HER Majesty Queen ‘Masenate Mohato Seeiso says it is time to review cultural norms and discard those that are no longer relevant to today’s needs.
Her Majesty said this at the 19th annual Queen’s Garden Tea Party at the Royal Village in Matsieng last weekend. The event was held to raise funds for the Queen’s National Trust Fund whose proceeds are used to educate and empower disadvantaged children.
This year’s event which was graced by the Deputy Minister of Health, ‘Manthabiseng Phohleli, the Central Bank of Lesotho governor, Retšelisitsoe Matlanayane and the US Ambassador Rebecca Gonzales, was celebrated under the theme, Pearls of Wisdom.
Her Majesty said while culture was important for the sustainability of a nation, it was equally important to do away with outdated cultural norms that were frustrating the nation’s progress.
“It is true that a nation that does not have a culture can easily perish but we do need look into some of those cultural practices and determine if they still apply in this day and age,” Her Majesty said.
“We have not done enough to tap into the knowledge and wisdom of our elders and we must find ways to improve on those efforts.”
She said if left unchecked, some cultural practices would deter young women and men from achieving their goals.
“I speak to you on behalf of every child, both male and female. Sadly, our young men are often burdened at a tender age with great responsibility and expectations in preparation for them to become strong, responsible family men, often times unwittingly making them skip a vital step on their ladder of life that is being children and enjoying their youth. In some cases, we also contribute to them abandoning their studies.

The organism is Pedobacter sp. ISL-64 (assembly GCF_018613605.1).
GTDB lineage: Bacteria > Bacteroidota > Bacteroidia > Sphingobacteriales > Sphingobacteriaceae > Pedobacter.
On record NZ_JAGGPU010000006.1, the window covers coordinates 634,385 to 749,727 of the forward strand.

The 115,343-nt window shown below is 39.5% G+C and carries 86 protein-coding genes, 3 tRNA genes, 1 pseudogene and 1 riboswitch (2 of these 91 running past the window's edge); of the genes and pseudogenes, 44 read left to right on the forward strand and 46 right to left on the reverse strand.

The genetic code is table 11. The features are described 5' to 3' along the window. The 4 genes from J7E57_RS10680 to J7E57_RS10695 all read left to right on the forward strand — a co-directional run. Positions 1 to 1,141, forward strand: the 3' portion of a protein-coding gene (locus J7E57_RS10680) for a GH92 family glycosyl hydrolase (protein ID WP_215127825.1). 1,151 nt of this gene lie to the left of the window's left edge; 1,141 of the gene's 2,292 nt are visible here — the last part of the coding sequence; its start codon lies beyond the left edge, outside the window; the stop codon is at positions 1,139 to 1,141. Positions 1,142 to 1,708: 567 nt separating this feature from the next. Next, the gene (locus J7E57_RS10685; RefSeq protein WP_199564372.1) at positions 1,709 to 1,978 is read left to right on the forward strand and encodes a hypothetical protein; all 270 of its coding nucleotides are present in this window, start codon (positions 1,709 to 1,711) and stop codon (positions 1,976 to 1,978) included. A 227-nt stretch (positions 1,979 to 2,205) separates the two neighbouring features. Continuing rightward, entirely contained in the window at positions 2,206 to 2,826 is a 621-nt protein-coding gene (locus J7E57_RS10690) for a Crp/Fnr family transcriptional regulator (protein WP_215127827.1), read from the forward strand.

“On the other hand, our young women, especially those in the rural areas, are also burdened with heavy responsibilities and are brought up to believe that they are there to play a subservient role to their male counterparts, including being their caregivers even at that early age. They are also told that it is responsibility to take care of their brothers’ and family’s daily needs such as cooking, cleaning, gathering wood and performing other domestic chaos in preparation for them to become perfect wives”
Her Majesty said there was nothing wrong with teaching and preparing the younger generation to become responsible adults later in life but that had to be done in the right manner that encouraged their growth. She said she was particularly touched by the plight of girls.
“Young women possess great potential to become leaders but are most regrettably faced with inescapable challenges in life dictated by social norms and cultural, traditional and moral values which have outlived their purpose, usefulness and their value to their young lives.
“It cannot be acceptable that 17 percent of girls in our country are married before the age of 18 and that one percent girls are married before they reach their 15th birthday.
“However, we can be encouraged that our country is committed to eliminating early child marriages by 2030. This is very positive but we must remain vigilante. This unfortunate phenomenon (of early child marriages) further impacts negatively on their possible future success and achievements. Statistics show that 95 percent of girls who marry before the age of 18 are likely to remain trapped in poverty,” Her Majesty said.
The trust fund was established by the late Queen ‘Mamohato Bereng Seeiso in 1985, with the aim of alleviating the challenges faced by the underprivileged.